Rule #2: Always round the number of units so that you only have one digit to worry about. For example, if you’re looking at a box of 68 trash bags, round it to 70, or if it’s 72, round it to 70. However, if something only has 8 items in the package, just stick with 8. When I do this and find things are very close in terms of the final price per unit, I give the nod to the one with more items, particularly if I rounded it down.

Rule #3: Add up the smaller packages until they equal the big package. Quite often, a comparison becomes easy if you just add up three or four of the small packages to see how it compares to the big. For example, if you’re comparing a package of 6 rolls of toilet paper to a package of 24, think of how many packages of 6 you’d have to buy to equal the pack of 24, which you can figure out by multiplying (that mental math again) or just counting by 6s. You can literally do the same thing with the price, especially if it’s a single digit price and it’s easy to count. So, if the 6 count package is $1.99 and you used the above rounding rules to round it to $2, you can just count by twos four times to see that four 6 count packages would cost $8. Compare that to the price of the 24 pack to see what the better deal is.

Rule #4: Do a side by side comparison of the numbers before actually dividing. Once you have a round dollar amount and a round unit amount, you can usually figure out pretty quickly which is the better deal just by comparing things.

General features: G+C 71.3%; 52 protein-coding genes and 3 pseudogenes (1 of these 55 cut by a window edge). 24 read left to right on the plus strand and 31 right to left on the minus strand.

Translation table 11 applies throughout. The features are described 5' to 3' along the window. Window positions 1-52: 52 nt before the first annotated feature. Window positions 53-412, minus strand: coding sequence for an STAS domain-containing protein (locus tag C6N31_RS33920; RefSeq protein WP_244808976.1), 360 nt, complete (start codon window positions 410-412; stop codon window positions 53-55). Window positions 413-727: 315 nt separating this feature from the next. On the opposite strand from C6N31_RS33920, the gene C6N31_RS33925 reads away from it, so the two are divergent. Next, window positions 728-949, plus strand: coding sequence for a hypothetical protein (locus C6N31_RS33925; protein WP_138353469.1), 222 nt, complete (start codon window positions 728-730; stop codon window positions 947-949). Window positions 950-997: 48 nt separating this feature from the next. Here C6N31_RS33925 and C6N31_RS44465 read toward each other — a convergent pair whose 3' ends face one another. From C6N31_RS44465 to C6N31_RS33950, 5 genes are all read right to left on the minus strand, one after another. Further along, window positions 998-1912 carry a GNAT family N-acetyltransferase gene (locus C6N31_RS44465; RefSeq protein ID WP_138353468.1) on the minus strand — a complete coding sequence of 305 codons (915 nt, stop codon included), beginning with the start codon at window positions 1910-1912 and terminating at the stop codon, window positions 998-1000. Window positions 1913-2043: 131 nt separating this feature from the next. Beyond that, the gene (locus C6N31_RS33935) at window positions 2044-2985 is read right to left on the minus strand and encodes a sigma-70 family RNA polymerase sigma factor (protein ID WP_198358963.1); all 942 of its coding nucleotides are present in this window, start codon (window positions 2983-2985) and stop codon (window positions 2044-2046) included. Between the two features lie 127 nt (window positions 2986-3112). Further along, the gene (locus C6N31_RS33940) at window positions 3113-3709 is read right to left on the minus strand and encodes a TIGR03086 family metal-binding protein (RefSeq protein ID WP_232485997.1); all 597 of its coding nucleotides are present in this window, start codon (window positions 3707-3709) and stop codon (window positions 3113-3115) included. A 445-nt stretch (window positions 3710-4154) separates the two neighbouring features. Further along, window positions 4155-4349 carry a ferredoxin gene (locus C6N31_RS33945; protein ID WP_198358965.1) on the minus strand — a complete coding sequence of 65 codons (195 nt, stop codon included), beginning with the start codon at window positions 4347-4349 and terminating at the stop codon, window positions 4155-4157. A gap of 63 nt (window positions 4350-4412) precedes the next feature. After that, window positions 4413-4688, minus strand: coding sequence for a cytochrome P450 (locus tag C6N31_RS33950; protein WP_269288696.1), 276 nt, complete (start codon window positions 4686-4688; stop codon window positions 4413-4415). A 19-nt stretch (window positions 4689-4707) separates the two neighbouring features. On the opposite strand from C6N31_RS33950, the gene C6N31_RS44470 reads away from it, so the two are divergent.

For example, the other day, I needed trash bags and noticed that there was a box of 20 bags for $4.99 and a box of 72 bags for $15.99. Looks like a lot of digits. So, I did some quick estimations. I turned the price of the box of 20 bags into $5 and the box of 72 bags into 70 bags and the price of the bigger box into $16. So, now I’m looking at 20 bags for $5 or 70 bags for $16. Real quickly, I can tell that if I buy three boxes of the 20 bag box (getting me 60 bags), it’ll cost me $15 but if I buy four of them (getting me 80 bags), it’ll cost me $20. However, I can get 72 bags for $16 – compare that to 60 bags for $15. Going for the big box gets me 12 more bags for $1! Without doing any real math – just counting by 2s and counting by 5s – I can tell the 72 bags are the cheaper option.

It Becomes Instinctive Over Time

These little steps become more and more instinctive over time as you do them more and more often. You become really adept at quick rounding and quick multiplication of single digit numbers, and you learn that the result of that quick comparison virtually always points you to the best price per unit.

The only part that takes time is making sure you’re actually comparing the same units, which means you have to glance at the package itself. I’ve found that price per unit numbers on the store shelf stickers are occasionally misleading, so I ignore them.

Another advantage is that once you figure it out one time, you can rely on that outcome for quite a while. I generally stick with the results until I happen to notice that the version I usually buy has gone up in price, then I do the comparison again. I don’t do such a comparison every time I’m in the store, as I’m usually just snagging the item I already figured out was the best bargain at the price I’m familiar with. It’s when the price has changed or the item has changed that I take notice.

Learning this little skill will save you a lot of money over time without a lot of effort. It’s all about estimation and quick mental math.

Good luck!

Trent Hamm

Founder of The Simple Dollar

Trent Hamm founded The Simple Dollar in 2006 after developing innovative financial strategies to get out of debt. Since then, he’s written three books (published by Simon & Schuster and Financial Times Press), contributed to Business Insider, US News & World Report, Yahoo Finance, and Lifehacker, and been featured in The New York Times, TIME, Forbes, The Guardian, and elsewhere.